Affectionately dubbed the “happy hormone”, serotonin is commonly known to play a leading role in regulating your mood but it’s also crucial for appetite, digestion, sleep, memory and even sexual desire and function. So, what if you could harness the potent power of serotonin naturally, simply by exercising? With the help of the leading minds and motivators in fitness, we did just that.
Affectionately dubbed the “happy hormone”, serotonin is commonly known to play a leading role in regulating your mood but it’s also crucial for appetite, digestion, sleep, memory and even sexual desire and function. Low levels can lead to anxiety and depression – something that’s fast becoming a modern epidemic, affecting one in five
adults in the UK and leading to a dangerous dependency on serotonin-boosting antidepressants with dubious side-effects. But what if you could harness the potent power of serotonin naturally, simply by exercising? With the help of the leading minds and motivators in fitness, we did just that.
“A lack of sunlight, vitamin D, exercise and key nutrients in the diet can all cause serotonin levels to dip,” says trainer and nutritional therapist Gideon Remfry MSc, a leading expert in the field of integrated health, specialising in how exercise reduces oxidative stress and influences the production of neurotransmitters. “It’s naturally possible to up-regulate levels, helping boost mood, increase willpower and productivity and even improve relationships.”
The first step, Remfry explains, is to stimulate the senses. “When sunlight hits the iris of the eye it triggers the neural mechanism or biosynthetic pathway
that up-regulates production of serotonin,” he says. It’s a similar story with touch and taste. “Everyone thinks of serotonin as a chemical messenger in your brain but it’s in your blood and connective tissue and we’re learning a large amount – potentially as much as 90% – is produced in the gut.” Therefore it’s vital to keep your gut bacteria happy. How? By feeding it a nutrient dense diet, protein and (the best bit) chocolate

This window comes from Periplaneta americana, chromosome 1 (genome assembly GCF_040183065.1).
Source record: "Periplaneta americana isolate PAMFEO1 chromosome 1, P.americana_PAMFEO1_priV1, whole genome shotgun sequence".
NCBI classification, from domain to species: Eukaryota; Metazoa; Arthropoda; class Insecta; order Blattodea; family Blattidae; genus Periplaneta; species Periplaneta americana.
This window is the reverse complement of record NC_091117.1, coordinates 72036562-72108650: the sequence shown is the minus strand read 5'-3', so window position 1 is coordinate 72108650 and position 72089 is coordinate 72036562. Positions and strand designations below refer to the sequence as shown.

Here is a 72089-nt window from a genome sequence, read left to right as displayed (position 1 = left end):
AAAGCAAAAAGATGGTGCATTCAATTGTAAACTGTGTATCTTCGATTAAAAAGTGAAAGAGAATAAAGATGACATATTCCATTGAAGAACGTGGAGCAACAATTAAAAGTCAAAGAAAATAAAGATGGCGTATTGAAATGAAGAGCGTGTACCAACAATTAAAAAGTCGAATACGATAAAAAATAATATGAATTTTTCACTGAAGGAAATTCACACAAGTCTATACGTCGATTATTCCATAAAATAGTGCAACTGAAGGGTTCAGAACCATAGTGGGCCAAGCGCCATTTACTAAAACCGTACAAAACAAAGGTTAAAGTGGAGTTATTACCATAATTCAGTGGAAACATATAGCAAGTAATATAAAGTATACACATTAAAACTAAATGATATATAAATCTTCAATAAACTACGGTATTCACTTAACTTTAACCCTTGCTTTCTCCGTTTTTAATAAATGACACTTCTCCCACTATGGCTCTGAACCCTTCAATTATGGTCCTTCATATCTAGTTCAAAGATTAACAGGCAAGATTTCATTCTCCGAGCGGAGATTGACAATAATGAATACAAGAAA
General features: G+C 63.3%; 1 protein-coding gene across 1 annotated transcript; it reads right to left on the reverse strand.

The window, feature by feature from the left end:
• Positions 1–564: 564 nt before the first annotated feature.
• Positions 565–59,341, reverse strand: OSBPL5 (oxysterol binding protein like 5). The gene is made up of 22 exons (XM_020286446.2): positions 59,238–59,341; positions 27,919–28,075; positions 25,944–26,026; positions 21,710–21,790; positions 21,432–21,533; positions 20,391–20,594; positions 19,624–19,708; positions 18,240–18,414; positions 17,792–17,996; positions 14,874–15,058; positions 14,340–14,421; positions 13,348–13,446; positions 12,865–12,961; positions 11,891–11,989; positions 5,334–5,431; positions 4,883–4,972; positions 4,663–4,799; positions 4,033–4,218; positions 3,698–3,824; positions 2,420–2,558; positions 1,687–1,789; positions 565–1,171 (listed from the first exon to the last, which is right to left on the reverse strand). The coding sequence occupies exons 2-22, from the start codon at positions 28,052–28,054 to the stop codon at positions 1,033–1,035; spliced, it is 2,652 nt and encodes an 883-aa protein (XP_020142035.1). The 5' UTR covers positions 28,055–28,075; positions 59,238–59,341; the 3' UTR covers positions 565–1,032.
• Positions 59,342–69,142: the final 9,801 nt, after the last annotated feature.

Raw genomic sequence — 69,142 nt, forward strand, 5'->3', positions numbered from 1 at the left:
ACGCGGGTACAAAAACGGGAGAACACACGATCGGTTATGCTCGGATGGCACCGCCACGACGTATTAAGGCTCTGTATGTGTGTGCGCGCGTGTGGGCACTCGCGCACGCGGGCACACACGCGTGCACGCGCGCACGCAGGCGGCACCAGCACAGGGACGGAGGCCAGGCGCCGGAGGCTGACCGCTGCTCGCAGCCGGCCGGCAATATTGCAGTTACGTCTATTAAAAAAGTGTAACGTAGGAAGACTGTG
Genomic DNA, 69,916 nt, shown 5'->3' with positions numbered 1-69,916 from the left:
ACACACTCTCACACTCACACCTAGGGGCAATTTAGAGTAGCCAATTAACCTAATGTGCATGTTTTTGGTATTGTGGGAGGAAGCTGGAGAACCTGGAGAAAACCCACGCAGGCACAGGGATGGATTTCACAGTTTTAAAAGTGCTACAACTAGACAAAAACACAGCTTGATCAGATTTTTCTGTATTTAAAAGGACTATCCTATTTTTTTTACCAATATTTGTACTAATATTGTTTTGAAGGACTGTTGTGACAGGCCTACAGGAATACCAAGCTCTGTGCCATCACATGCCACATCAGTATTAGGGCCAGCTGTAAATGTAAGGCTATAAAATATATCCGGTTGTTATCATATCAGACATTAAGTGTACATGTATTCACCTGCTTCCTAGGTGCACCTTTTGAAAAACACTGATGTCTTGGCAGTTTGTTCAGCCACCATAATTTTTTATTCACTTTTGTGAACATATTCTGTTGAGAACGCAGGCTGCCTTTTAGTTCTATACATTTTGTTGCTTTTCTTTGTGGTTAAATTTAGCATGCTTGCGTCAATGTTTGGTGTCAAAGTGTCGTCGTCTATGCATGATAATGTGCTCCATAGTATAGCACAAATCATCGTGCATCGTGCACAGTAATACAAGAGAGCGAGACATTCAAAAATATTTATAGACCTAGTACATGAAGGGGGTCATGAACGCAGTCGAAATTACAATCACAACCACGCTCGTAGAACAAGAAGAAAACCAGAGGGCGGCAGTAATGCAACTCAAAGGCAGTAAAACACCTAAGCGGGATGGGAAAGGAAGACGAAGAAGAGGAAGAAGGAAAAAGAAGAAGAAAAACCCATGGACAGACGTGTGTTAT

“Food-wise we know the precursor to serotonin is tryptophan, an amino acid present in protein-rich foods such as salmon, turkey, eggs, nuts and seeds,” Remfry elaborates. “Consuming tryptophan in conjunction with carbohydrates helps your body utilise it more effectively. And using chocolate as the delivery system has the added benefit of activating the ‘reward mechanism’ in your brain, which is interlinked with other feel-good endorphins.”
As a landmark US study
in 2004 found, human touch can be similarly powerful for promoting serotonin, as well as fellow neurotransmitter dopamine, and reducing the stress hormone cortisol. In the trial, pregnant women suffering depression who received two 20-minute massages per week from their partner for 16 weeks reported lower anxiety, depression and leg and back pain. They also saw significant spikes in serotonin and better scores on neonatal assessments, benefiting both mother and newborn.
“Touch creates trust and closeness in a similar way breastfeeding stimulates the neural transmitter oxytocin, promoting a strong bond between mother and baby,” Remfry explains. “All this sensory stimulation activates the same serotonin-producing pathway you experience when sunlight hits your eyes and skin.”
Stretch, Sculpt and Smile
Uniting these factors in a fun workout setting was the next task, which led us to yoga teachers and soul sisters Alex and Maddy Weaver. “Our philosophy to fitness is you stretch, you sculpt and, above all, you smile,” says Maddy, who will be leading our serotonin-boosting workout with Alex at this year’s Balance Festival.